The Packard Hawk appeared in 1958 as a last-gasp effort to breathe life into the dying Packard brand. And though the car was a sales success for Studebaker, it couldn’t remove the writing from the wall and Packard ceased production of all models in 1959.
The car was essentially a rebadged Studebaker Hawk, and the Studebaker Hawk was a drastic departure from the norm of the era. It was svelte, athletic, powerful, and had wholly unique Raymond Loewy-inspired styling. Its long, low stance set it apart from the rest of the American car scene. The Packard Hawk came equipped with a 289-cid, 275-hp, supercharged V8.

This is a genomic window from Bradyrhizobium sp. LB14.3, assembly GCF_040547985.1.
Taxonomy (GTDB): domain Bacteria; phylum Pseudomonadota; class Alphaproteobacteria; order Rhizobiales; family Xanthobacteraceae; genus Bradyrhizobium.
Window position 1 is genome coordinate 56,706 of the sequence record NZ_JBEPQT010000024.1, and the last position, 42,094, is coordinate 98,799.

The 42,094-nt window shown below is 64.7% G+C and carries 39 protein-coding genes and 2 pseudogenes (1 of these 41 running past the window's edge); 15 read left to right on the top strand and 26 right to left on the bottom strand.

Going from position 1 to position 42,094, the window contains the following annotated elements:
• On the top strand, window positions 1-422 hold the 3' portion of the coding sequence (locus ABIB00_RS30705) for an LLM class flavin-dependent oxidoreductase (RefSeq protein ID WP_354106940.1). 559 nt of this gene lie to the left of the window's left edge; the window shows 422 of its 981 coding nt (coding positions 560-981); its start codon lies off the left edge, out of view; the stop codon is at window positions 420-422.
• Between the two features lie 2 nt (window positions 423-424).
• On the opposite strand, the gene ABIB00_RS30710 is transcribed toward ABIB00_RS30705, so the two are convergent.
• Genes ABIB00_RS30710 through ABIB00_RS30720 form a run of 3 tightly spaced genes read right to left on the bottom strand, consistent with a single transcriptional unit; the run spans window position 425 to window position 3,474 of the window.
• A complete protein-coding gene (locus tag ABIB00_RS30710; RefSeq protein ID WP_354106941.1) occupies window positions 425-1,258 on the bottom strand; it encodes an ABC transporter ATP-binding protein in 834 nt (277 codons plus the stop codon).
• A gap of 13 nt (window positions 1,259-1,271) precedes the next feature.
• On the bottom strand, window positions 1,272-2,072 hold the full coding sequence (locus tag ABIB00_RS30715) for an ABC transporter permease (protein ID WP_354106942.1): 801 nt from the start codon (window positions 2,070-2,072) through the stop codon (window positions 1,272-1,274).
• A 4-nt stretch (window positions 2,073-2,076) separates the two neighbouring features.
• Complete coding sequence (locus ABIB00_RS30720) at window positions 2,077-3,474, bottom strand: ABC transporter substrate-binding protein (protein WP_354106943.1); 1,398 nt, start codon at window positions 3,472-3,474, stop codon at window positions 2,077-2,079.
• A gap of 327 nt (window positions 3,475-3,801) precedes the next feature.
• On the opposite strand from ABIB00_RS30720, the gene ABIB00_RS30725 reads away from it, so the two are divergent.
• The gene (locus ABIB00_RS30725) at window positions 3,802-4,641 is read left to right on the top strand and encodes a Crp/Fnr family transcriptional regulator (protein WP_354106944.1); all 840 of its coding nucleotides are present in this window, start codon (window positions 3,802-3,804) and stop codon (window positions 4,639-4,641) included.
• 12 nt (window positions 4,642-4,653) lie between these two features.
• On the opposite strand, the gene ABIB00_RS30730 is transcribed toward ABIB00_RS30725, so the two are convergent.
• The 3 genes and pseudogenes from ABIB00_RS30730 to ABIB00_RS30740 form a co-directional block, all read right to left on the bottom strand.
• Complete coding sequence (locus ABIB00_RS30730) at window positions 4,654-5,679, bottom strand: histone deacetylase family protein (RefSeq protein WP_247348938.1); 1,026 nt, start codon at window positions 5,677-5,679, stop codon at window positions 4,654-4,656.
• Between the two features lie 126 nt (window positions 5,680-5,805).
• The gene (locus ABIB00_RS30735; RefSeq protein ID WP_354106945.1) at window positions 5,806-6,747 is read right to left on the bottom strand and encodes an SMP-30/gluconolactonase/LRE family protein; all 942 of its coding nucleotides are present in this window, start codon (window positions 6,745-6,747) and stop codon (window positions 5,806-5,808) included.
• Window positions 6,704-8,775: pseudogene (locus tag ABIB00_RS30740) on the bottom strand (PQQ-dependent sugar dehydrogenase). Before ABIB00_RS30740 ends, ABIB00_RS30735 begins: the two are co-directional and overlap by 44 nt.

To make the Packard Hawk stand apart, it was modified to carry a Packard-ish nose. The end result was not as well-received as the Studebaker, and the public was not quick to buy the car. Only 588 were sold before Packard shuttered its doors.
Though not a success in the marketplace, the Hawk will always be noteworthy as the last “new” model to be sold under the vaunted Packard name, and the Hawk name overall will always be regarded as trend-setters for American cars that followed.